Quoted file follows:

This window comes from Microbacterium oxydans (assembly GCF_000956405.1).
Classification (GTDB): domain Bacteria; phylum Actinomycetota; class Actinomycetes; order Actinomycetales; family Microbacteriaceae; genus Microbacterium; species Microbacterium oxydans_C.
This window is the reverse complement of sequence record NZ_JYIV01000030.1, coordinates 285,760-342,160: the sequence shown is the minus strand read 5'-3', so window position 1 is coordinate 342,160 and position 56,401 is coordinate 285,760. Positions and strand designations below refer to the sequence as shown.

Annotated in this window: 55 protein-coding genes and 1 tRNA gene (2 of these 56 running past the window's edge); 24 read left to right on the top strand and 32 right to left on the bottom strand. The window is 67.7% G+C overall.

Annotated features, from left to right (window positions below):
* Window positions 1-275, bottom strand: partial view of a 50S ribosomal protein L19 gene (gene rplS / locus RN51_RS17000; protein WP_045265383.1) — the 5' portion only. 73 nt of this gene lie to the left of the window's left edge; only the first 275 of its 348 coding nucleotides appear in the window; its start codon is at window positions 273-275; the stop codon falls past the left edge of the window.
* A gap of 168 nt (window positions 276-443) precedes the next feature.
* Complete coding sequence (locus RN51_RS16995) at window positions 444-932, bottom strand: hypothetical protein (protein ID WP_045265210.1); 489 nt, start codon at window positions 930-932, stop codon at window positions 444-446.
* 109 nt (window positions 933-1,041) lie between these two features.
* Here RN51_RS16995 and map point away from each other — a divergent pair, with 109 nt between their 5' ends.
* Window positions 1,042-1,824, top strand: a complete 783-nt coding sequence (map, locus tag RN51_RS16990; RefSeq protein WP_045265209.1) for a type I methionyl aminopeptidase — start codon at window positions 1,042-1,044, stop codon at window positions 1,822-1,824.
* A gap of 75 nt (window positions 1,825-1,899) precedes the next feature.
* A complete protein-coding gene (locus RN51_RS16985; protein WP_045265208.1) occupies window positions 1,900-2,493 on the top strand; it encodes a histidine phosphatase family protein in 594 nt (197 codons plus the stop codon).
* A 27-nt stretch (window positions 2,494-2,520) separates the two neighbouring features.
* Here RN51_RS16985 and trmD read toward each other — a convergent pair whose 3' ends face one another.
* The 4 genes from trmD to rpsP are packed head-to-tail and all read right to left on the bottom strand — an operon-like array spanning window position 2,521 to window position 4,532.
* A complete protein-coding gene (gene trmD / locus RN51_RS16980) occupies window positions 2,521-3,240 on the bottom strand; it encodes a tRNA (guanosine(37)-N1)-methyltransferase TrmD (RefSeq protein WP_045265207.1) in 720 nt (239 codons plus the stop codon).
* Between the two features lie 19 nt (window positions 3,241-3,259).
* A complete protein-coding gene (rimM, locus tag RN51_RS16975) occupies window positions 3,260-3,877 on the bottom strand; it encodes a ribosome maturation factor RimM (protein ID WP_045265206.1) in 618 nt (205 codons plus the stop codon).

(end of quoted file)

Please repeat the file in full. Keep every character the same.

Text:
This window comes from Microbacterium oxydans (assembly GCF_000956405.1).
Classification (GTDB): domain Bacteria; phylum Actinomycetota; class Actinomycetes; order Actinomycetales; family Microbacteriaceae; genus Microbacterium; species Microbacterium oxydans_C.
This window is the reverse complement of sequence record NZ_JYIV01000030.1, coordinates 285,760-342,160: the sequence shown is the minus strand read 5'-3', so window position 1 is coordinate 342,160 and position 56,401 is coordinate 285,760. Positions and strand designations below refer to the sequence as shown.

Annotated in this window: 55 protein-coding genes and 1 tRNA gene (2 of these 56 running past the window's edge); 24 read left to right on the top strand and 32 right to left on the bottom strand. The window is 67.7% G+C overall.

Annotated features, from left to right (window positions below):
* Window positions 1-275, bottom strand: partial view of a 50S ribosomal protein L19 gene (gene rplS / locus RN51_RS17000; protein WP_045265383.1) — the 5' portion only. 73 nt of this gene lie to the left of the window's left edge; only the first 275 of its 348 coding nucleotides appear in the window; its start codon is at window positions 273-275; the stop codon falls past the left edge of the window.
* A gap of 168 nt (window positions 276-443) precedes the next feature.
* Complete coding sequence (locus RN51_RS16995) at window positions 444-932, bottom strand: hypothetical protein (protein ID WP_045265210.1); 489 nt, start codon at window positions 930-932, stop codon at window positions 444-446.
* 109 nt (window positions 933-1,041) lie between these two features.
* Here RN51_RS16995 and map point away from each other — a divergent pair, with 109 nt between their 5' ends.
* Window positions 1,042-1,824, top strand: a complete 783-nt coding sequence (map, locus tag RN51_RS16990; RefSeq protein WP_045265209.1) for a type I methionyl aminopeptidase — start codon at window positions 1,042-1,044, stop codon at window positions 1,822-1,824.
* A gap of 75 nt (window positions 1,825-1,899) precedes the next feature.
* A complete protein-coding gene (locus RN51_RS16985; protein WP_045265208.1) occupies window positions 1,900-2,493 on the top strand; it encodes a histidine phosphatase family protein in 594 nt (197 codons plus the stop codon).
* A 27-nt stretch (window positions 2,494-2,520) separates the two neighbouring features.
* Here RN51_RS16985 and trmD read toward each other — a convergent pair whose 3' ends face one another.
* The 4 genes from trmD to rpsP are packed head-to-tail and all read right to left on the bottom strand — an operon-like array spanning window position 2,521 to window position 4,532.
* A complete protein-coding gene (gene trmD / locus RN51_RS16980) occupies window positions 2,521-3,240 on the bottom strand; it encodes a tRNA (guanosine(37)-N1)-methyltransferase TrmD (RefSeq protein WP_045265207.1) in 720 nt (239 codons plus the stop codon).
* Between the two features lie 19 nt (window positions 3,241-3,259).
* A complete protein-coding gene (rimM, locus tag RN51_RS16975) occupies window positions 3,260-3,877 on the bottom strand; it encodes a ribosome maturation factor RimM (protein ID WP_045265206.1) in 618 nt (205 codons plus the stop codon).